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The Guardian - UK
The Guardian - UK
Rebecca Nicholson

The Righteous Gemstones review – if Tony Soprano opened a megachurch

Adam DeVine, John Goodman and Danny McBride in The Righteous Gemstones
Meet the family: Kelvin (Adam DeVine), Eli (John Goodman) and Jesse (Danny McBride) in The Righteous Gemstones. Photograph: HBO

Sky Comedy’s latest import certainly lands with a splash. Danny McBride’s HBO comedy, centred on the astonishing world of US megachurches and the extremely wealthy people who run them, opens with a 24-hour baptism marathon in China, as 5,000 converts line up to be dunked. Overseen by John Goodman’s towering patriarch Eli, the Gemstone brothers, Jesse (played by McBride) and Kelvin (the elastic-faced Adam DeVine), are unable to stop bickering even in this most spiritual of moments. They splash each other. Then the wave machine comes on, and with it, disco lights and a thumping EDM soundtrack. In the name of this father and these sons, the holy spirit is lacking.

As a concept, God, guns and theme parks should provide rich material. Across the US south, the Gemstones have built arena-sized places of worship and reaped the rewards, living in grotesque excess as the tithes keep rolling in. One scene in particular shows that this is a lucrative business; after Eli has preached the importance of donations, to “save 5,000 Chinese souls”, we cut to the backstage area, which looks like an outtake from The Sopranos, as the many money-counting machines get to work on the piles of cash.

Like any TV family, the Gemstones are deeply dysfunctional. Eli is mourning his wife, Aimee-Lee, with whom he built his empire in the 80s, and the throwback footage of the pair’s televangelist days is one of the highlights of the first episode. Without her, the family is falling apart. The three children exist on a sliding scale between intellectually challenged and amoral. Judy, a fun turn by Vice Principals’ Edi Patterson, is sidelined by the men, no matter how desperate she is to thrive. “Flying around on private planes being leaders, that’s men’s business,” Jesse tells her. Kelvin lives with a mullet-toting former Satanist called Keefe with whom he shares extended homoerotic moments, and Kelvin’s devotion to a deep-V T-shirt is almost as strong as his devotion to the big man upstairs. Jesse has a solid family of his own – give or take a wayward son – yet is the worst of the bunch, lacking in decency, convinced of his own superiority without any apparent justification, a blustering and unapologetic and gruesomely entitled man. In an attempt to extort $1m from the Gemstone empire, he is sent a video that shows him snorting cocaine while naked women dance around him. But even as the mysterious blackmailer explains Jesse’s hypocrisy to him, he still insists he is a man of the Lord.

If this doesn’t sound all that funny, then the problem is that at this stage, it isn’t. Despite the bits of slapstick – a baptismal upset here, a penis on a scurrilous video there, Keefe’s enormous 666 tattoo – it is short on laughs. It seems keen not to take potshots at the easy targets, despite the rich array of absurdity that this level of evangelical Christianity offers, and it is just respectful enough to blunt the comedy somewhat.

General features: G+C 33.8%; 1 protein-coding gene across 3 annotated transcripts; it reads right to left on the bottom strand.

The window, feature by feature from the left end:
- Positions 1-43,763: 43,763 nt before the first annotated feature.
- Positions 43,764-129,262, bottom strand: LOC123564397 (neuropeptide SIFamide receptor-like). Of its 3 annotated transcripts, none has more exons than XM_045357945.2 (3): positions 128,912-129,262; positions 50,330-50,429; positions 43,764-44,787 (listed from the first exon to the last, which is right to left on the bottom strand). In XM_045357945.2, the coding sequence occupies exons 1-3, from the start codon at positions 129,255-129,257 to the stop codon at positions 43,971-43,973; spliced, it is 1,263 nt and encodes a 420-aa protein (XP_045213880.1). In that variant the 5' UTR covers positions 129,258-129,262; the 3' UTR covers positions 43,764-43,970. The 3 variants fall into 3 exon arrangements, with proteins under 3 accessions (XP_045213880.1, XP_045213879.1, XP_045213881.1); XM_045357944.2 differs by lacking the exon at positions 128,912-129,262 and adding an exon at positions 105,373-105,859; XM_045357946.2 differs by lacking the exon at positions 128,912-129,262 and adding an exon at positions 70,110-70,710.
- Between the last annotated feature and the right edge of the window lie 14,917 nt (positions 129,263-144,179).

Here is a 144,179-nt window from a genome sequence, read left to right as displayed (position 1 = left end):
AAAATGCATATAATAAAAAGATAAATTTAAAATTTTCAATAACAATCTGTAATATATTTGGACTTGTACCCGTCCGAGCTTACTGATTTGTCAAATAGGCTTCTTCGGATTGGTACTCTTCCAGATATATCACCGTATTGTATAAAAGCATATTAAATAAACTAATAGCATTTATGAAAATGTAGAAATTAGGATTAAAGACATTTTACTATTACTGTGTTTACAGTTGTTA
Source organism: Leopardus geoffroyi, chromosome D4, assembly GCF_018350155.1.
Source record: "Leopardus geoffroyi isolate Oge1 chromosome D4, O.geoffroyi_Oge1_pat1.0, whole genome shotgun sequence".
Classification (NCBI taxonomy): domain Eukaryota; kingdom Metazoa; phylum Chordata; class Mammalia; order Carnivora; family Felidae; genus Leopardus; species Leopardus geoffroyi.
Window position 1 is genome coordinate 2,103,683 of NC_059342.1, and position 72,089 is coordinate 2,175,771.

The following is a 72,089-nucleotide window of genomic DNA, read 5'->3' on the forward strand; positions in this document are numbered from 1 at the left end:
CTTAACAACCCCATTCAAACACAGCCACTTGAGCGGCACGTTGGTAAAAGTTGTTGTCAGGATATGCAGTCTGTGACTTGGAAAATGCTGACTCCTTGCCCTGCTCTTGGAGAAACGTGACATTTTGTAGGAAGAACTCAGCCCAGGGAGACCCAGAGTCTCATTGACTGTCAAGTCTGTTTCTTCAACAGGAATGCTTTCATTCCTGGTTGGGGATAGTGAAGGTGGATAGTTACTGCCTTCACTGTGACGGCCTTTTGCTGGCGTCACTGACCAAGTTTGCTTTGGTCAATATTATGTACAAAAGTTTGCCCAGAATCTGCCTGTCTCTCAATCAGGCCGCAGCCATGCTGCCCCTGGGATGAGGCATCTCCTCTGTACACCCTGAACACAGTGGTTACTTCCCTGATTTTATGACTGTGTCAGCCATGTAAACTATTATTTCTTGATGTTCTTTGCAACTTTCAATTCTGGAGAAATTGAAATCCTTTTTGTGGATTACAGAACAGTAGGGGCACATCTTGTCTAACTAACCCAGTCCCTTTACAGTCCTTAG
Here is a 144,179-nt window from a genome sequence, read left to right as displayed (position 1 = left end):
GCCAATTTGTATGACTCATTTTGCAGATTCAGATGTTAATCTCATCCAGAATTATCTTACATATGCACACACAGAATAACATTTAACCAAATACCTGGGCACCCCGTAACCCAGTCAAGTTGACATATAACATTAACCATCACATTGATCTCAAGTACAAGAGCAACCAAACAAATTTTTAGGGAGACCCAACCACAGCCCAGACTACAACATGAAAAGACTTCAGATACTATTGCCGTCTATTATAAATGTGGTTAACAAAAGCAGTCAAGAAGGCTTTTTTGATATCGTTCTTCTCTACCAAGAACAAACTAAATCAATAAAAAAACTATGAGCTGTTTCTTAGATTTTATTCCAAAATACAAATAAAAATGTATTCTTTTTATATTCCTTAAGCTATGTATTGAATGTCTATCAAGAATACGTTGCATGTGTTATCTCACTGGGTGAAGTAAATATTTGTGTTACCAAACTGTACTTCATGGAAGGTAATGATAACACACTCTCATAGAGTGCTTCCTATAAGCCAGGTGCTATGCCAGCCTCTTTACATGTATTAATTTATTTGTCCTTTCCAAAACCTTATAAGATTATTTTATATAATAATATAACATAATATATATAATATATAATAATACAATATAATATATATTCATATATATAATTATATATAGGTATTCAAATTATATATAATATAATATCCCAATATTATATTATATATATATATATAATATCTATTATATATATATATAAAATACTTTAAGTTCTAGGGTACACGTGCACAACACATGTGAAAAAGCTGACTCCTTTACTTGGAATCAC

When it came out in the US last summer, a number of reviews noted its similarity to Succession – a cold, ruthless and unloving patriarch trying to protect his empire, children who cannot possibly live up to their father’s name, the corruption of extreme wealth and greed. There’s even a character like that show’s Tom, in the form of Judy’s hapless outsider fiance, BJ. (The standout moment is a family meal that descends into chaos, as BJ laments the “regressive” family, “always keeping women in the shadows”, to which Jesse’s wife, Amber, replies: “Do you know what I think?”, before pausing for permission – “I’m sorry, can I talk?”) Comparing anything to Succession, a series at the very top of its game, is always going to be unfavourable for the show that is not Succession, but it does demonstrate just how skilled that show is at demanding and nurturing our investment in awful people. At the moment, The Righteous Gemstones simply lacks the depth.

However, after almost an entire episode of world-building, it does threaten to go somewhere far more interesting. Goodman is terrifying as Eli, who is moving the family in on new territory. While smiling at the “brother pastors” whose churches existed long before his, he calmly explains his plans to swallow them up. In this world, the meek shall not inherit the Earth. Dermot Mulroney is Johnny Seasons, one of those pastors, a seemingly humble man who looks as if he will become the Gemstones’ nemesis. Yet it’s the blackmail plot that eventually explodes into life, kick-starting the action and hinting at a darker season to come.

McBride has talked about how people raved about his earlier show Eastbound & Down, but not enough of them actually watched it, despite the cult love it continues to inspire. For the bulk of this opener, The Righteous Gemstones hovers cautiously, without ever quite finding the strength of its voice. But it clearly has the potential to be much more. I’m praying for these Gemstones to shine.

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